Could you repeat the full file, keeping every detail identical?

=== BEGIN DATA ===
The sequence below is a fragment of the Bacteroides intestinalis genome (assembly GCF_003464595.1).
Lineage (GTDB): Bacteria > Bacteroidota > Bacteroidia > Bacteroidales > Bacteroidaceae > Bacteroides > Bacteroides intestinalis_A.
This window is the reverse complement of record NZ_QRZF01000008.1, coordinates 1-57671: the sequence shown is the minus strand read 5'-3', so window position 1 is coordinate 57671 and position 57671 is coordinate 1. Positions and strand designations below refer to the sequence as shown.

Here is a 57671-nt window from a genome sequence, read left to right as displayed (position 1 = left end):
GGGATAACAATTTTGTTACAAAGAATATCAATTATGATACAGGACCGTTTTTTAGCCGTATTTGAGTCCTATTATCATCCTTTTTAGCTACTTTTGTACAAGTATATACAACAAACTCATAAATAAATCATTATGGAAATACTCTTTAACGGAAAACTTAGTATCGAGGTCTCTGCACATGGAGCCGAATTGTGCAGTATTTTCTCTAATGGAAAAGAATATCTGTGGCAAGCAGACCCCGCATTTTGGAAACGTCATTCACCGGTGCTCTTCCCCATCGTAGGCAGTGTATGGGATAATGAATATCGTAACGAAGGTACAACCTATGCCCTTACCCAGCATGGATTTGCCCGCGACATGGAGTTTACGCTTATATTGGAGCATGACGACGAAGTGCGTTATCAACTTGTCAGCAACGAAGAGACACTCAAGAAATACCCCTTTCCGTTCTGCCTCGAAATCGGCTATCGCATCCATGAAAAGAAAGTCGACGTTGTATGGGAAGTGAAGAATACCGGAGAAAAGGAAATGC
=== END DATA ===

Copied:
The sequence below is a fragment of the Bacteroides intestinalis genome (assembly GCF_003464595.1).
Lineage (GTDB): Bacteria > Bacteroidota > Bacteroidia > Bacteroidales > Bacteroidaceae > Bacteroides > Bacteroides intestinalis_A.
This window is the reverse complement of record NZ_QRZF01000008.1, coordinates 1-57671: the sequence shown is the minus strand read 5'-3', so window position 1 is coordinate 57671 and position 57671 is coordinate 1. Positions and strand designations below refer to the sequence as shown.

Here is a 57671-nt window from a genome sequence, read left to right as displayed (position 1 = left end):
GGGATAACAATTTTGTTACAAAGAATATCAATTATGATACAGGACCGTTTTTTAGCCGTATTTGAGTCCTATTATCATCCTTTTTAGCTACTTTTGTACAAGTATATACAACAAACTCATAAATAAATCATTATGGAAATACTCTTTAACGGAAAACTTAGTATCGAGGTCTCTGCACATGGAGCCGAATTGTGCAGTATTTTCTCTAATGGAAAAGAATATCTGTGGCAAGCAGACCCCGCATTTTGGAAACGTCATTCACCGGTGCTCTTCCCCATCGTAGGCAGTGTATGGGATAATGAATATCGTAACGAAGGTACAACCTATGCCCTTACCCAGCATGGATTTGCCCGCGACATGGAGTTTACGCTTATATTGGAGCATGACGACGAAGTGCGTTATCAACTTGTCAGCAACGAAGAGACACTCAAGAAATACCCCTTTCCGTTCTGCCTCGAAATCGGCTATCGCATCCATGAAAAGAAAGTCGACGTTGTATGGGAAGTGAAGAATACCGGAGAAAAGGAAATGC